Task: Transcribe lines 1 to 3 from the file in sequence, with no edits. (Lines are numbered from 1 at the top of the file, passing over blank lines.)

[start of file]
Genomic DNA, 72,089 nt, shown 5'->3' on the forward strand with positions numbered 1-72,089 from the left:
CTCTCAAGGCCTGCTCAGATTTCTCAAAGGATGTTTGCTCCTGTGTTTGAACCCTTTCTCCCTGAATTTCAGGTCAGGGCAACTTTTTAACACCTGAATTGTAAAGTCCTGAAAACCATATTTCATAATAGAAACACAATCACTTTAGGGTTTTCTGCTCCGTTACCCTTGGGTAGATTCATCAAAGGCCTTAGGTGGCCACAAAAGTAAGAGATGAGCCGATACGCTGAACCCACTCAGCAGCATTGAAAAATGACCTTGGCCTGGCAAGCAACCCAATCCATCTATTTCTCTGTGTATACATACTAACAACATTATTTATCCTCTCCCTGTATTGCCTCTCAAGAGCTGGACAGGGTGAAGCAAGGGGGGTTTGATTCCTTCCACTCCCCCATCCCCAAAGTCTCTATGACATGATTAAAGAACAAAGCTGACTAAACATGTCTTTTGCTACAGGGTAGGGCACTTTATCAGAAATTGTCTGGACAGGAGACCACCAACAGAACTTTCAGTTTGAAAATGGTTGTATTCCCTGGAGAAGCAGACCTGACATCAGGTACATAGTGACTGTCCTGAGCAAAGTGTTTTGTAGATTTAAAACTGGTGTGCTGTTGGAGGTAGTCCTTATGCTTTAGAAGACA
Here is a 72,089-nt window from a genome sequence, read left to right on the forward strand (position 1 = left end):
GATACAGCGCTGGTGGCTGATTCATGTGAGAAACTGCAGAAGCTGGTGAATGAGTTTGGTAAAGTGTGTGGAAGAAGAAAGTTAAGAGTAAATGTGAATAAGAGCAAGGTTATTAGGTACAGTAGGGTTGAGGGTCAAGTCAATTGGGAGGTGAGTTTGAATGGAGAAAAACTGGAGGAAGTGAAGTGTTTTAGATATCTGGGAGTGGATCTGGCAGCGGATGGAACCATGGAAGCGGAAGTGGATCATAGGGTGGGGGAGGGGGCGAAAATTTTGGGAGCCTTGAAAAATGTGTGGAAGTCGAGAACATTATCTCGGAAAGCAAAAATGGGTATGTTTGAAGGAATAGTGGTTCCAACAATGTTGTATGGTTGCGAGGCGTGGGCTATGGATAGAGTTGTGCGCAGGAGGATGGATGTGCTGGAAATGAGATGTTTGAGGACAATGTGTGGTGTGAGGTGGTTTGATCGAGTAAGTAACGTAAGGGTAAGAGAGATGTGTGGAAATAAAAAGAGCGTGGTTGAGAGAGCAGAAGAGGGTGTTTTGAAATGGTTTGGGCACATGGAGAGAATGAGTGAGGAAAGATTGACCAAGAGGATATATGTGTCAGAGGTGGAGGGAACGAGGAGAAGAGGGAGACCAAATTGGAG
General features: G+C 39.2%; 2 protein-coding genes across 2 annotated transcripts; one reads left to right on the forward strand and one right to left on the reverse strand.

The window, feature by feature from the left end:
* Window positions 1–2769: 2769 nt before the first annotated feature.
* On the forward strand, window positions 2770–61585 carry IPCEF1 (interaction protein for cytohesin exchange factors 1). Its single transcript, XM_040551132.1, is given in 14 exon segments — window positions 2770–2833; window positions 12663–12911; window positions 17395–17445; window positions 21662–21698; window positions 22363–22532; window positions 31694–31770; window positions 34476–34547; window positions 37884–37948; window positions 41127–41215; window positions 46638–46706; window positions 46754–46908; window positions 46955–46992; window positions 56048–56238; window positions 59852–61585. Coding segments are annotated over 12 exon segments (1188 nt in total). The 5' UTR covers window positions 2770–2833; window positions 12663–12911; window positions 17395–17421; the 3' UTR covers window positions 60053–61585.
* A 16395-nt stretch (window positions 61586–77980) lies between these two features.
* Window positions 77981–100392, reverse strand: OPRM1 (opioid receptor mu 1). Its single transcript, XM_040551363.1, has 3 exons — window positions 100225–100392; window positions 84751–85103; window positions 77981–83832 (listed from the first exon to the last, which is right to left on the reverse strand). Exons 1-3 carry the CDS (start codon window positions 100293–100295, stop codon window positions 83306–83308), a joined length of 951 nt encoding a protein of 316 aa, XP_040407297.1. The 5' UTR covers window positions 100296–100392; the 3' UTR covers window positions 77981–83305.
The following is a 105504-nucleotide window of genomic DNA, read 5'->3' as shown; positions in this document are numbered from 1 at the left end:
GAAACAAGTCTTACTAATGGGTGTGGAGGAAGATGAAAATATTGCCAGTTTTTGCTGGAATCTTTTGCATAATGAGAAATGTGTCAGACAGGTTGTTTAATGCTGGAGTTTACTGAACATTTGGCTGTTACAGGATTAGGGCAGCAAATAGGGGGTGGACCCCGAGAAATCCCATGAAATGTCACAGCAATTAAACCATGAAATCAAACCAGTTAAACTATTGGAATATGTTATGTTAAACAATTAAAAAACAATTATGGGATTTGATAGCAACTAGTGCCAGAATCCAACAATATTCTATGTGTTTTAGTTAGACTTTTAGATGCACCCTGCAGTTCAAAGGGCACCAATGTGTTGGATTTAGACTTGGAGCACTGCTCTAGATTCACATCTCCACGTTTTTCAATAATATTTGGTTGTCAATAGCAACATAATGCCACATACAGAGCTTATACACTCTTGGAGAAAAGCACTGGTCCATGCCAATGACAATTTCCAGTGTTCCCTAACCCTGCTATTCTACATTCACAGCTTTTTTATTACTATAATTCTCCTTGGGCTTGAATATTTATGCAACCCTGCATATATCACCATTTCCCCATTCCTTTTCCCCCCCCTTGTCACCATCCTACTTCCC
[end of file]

Genomic DNA, 72,089 nt, shown 5'->3' on the forward strand with positions numbered 1-72,089 from the left:
CTCTCAAGGCCTGCTCAGATTTCTCAAAGGATGTTTGCTCCTGTGTTTGAACCCTTTCTCCCTGAATTTCAGGTCAGGGCAACTTTTTAACACCTGAATTGTAAAGTCCTGAAAACCATATTTCATAATAGAAACACAATCACTTTAGGGTTTTCTGCTCCGTTACCCTTGGGTAGATTCATCAAAGGCCTTAGGTGGCCACAAAAGTAAGAGATGAGCCGATACGCTGAACCCACTCAGCAGCATTGAAAAATGACCTTGGCCTGGCAAGCAACCCAATCCATCTATTTCTCTGTGTATACATACTAACAACATTATTTATCCTCTCCCTGTATTGCCTCTCAAGAGCTGGACAGGGTGAAGCAAGGGGGGTTTGATTCCTTCCACTCCCCCATCCCCAAAGTCTCTATGACATGATTAAAGAACAAAGCTGACTAAACATGTCTTTTGCTACAGGGTAGGGCACTTTATCAGAAATTGTCTGGACAGGAGACCACCAACAGAACTTTCAGTTTGAAAATGGTTGTATTCCCTGGAGAAGCAGACCTGACATCAGGTACATAGTGACTGTCCTGAGCAAAGTGTTTTGTAGATTTAAAACTGGTGTGCTGTTGGAGGTAGTCCTTATGCTTTAGAAGACA
Here is a 72,089-nt window from a genome sequence, read left to right on the forward strand (position 1 = left end):